Showering in the workplace is a private matter: the employer only has to pay for changing time

Which activities are treated as working time and must be paid by the employer? The Higher Labour Court Düsseldorf (Landesarbeitsgericht/LAG) was called  to decide whether the owner of a car workshop owes his employees remuneration for changing clothes (five minutes before and after shift) and washing time (ten minutes after shift) (settlement dated 3 August 2015, docket number 9 Sa 425/15). In its considerations, the court distinguished between the times for changing and washing, as different activities may serve different interests. The case was settled.

Regarding the clothes changing time, the Higher Labour Court referred to the Federal Labour Court which had already ruled upon this subject: Employees must always be compensated by the employer if changing clothes is in the employer’s interest. This applies when wearing work clothes is required on the employer’s instructions and, additionally, its private use is excluded, ie the employees are allowed to get changed at work and most do so at the employer’s premises.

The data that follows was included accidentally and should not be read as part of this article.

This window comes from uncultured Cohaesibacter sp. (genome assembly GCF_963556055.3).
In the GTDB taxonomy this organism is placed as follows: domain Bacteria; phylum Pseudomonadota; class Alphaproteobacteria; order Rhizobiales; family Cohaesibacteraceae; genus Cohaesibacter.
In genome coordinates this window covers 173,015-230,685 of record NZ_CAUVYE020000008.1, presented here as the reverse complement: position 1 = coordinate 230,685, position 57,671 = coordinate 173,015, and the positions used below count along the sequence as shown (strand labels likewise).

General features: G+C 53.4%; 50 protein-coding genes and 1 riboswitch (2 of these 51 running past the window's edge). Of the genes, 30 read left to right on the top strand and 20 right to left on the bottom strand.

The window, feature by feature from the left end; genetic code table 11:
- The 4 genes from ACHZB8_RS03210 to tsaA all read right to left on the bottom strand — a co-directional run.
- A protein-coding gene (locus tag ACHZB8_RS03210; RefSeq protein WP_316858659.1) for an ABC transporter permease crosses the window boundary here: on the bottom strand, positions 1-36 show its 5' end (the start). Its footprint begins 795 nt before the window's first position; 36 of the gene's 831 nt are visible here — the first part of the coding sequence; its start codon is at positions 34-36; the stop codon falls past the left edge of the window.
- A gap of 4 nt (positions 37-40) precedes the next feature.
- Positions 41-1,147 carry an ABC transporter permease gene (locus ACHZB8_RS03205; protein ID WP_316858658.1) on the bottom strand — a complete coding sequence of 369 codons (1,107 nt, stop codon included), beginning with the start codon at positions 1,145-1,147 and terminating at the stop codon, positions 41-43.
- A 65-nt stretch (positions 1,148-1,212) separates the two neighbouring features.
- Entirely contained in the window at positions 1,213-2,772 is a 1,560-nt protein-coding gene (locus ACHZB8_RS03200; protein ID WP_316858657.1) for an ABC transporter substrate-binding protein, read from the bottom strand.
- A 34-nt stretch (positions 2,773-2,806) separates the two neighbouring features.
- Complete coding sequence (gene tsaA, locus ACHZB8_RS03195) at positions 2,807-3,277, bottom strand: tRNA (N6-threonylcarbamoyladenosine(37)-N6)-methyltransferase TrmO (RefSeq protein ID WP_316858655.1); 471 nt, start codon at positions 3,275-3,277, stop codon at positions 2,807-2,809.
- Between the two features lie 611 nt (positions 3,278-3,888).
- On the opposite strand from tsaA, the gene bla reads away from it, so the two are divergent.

Regarding the washing time, there has not been any established jurisprudence so far. In this context, according to the court,  it also could be relevant if showering is in the employer’s interest. This must be looked at on a case by case basis. Washing time may possibly need to be paid if it is hygienically required. In the court’s opinion, this is generally not the case when the work is performed in work clothes supplied by the employer. As a consequence, the court led the parties into a settlement stating that the employee’s personal hygiene does not form part of the activities serving the employer´s interests and, therefore, the employer only has to pay the employees for the changing time. The settlement’s underlying considerations will probably have a significant effect on legal disputes arising in other working relationships.